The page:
Swift’s awakening, she says, was a painful one. Tensions with West boiled over with the infamous 2016 episode in which Kim Kardashian accused Swift of lying about not granting West permission to rap about her. The escapade linked up with other growing sources of public tension: the ubiquity of her cheerful 2014 album, 1989, a few intra-feminist tiffs, and Swift’s silence about the bruising 2016 presidential campaign. Snake emojis rained down; Swift was definitively, to many in the public, no longer good. In response, she disappeared from the spotlight for a year. Miss Americana’s cameras began rolling as she returned from that hibernation, and Swift likely set out to portray herself as bouncing back on more rebellious terms than before.
Redemption was not a clear-cut affair, though. Swift’s winkingly villainous 2017 album, Reputation, sold well yet received mixed reviews, and an early scene in the documentary shows Swift learning that the Grammys had mostly snubbed it. She appears shaken, but simply says, in clipped tones, that she’ll have to make a better album. That next album, last year’s Lover, fared only slightly better at the Grammys. Though the scenes of her recording both albums are fabulous—Swift gives an infectious look of wonder whenever she works out a lyric—it’s hard to forget the mishmash end products. Lover’s lead single, “ME!,” grated with its pep-rally sound, which certainly didn’t feel like the work of someone no longer ruled by the desire for approval. Her LGBTQ-allyship anthem, “You Need to Calm Down,” sparked resentment alongside awareness.
Yet the priorities for latter-day Swift have shifted, we are to believe. That’s why the final section of the film documents her decision to jump into politics with an endorsement of Phil Bredesen, the Tennessee Democrat running for Senate in the 2018 midterm elections. A riveting scene—almost too dramatic to believe that it wasn’t staged—shows Swift and her mother arguing bitterly with her father and two male associates, who are trying to persuade her against coming out as a liberal. “Imagine if we came to you and said, ‘Hey, we’ve got this idea that we could halve the number of people that come to your next tour,’” one of the men says. Swift—forceful, articulate, on the verge of tears—insists that the issues of the election are too important to not speak up about.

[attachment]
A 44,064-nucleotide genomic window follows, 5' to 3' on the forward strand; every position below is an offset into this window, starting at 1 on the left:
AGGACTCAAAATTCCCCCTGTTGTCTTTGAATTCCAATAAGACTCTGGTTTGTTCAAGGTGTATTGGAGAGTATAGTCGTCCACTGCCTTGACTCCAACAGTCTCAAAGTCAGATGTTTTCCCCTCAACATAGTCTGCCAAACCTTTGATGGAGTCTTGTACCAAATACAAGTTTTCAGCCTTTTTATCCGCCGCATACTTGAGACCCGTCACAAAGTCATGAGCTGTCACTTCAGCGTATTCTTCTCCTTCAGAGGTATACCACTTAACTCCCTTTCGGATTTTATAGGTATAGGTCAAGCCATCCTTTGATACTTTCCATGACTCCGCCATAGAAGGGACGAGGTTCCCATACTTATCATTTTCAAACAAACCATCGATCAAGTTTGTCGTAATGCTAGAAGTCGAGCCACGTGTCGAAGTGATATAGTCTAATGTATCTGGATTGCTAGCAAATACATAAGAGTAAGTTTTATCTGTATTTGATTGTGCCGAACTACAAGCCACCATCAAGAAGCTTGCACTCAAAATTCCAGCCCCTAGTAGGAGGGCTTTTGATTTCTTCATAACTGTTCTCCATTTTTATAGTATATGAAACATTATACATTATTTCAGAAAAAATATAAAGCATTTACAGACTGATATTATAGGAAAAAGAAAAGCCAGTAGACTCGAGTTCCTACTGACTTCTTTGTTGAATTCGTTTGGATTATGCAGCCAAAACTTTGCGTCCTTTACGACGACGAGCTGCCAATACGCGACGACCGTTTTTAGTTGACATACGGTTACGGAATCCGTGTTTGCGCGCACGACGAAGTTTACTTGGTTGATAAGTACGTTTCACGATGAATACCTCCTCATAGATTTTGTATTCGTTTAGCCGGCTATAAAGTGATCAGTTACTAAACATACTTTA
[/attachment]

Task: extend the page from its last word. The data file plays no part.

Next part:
The documentary works hard to establish that Swift did take a risk in speaking out. It also coherently links her newfound activist spirit with her 2017 legal victory over a radio DJ who groped her. It does not, however, acknowledge that making political statements is part of the standard pop-star playbook these days and that Swift’s reputation, in fact, may have suffered more than it benefited from her staying mum for so long about Donald Trump. In scene after scene, the pop star lists reasons she’s horrified by the the regressive social agenda of the Tennessee Republican candidate Marsha Blackburn, and Swift’s sincerity is convincing. Still, who can confidently say that her speaking out now was not, on some level, as much a bid for approval as anything else in her career has been?
The truth is that Miss Americana does not depict a drastic change but rather a tough, somewhat deflating process of self-recognition. Swift’s recent phase has earned her continuing fame and sales, a stable and private romantic relationship, and a claim to making a social impact. But it has also involved wildly uneven music and stark disappointments (Blackburn, despite the “Swift Lift” for her opponent Bredesen, won the race.) Toward the end of the movie, Swift lays out a clear-eyed but bleak vision of a “society where women in entertainment are discarded in an elephant graveyard by the time they’re 35” and says that the present moment “is probably one of my last opportunities as an artist to grasp onto that kind of success.” She sees the system underlying the need to please—but transcending it, much less tearing that system down, is a dream she has yet to make reality.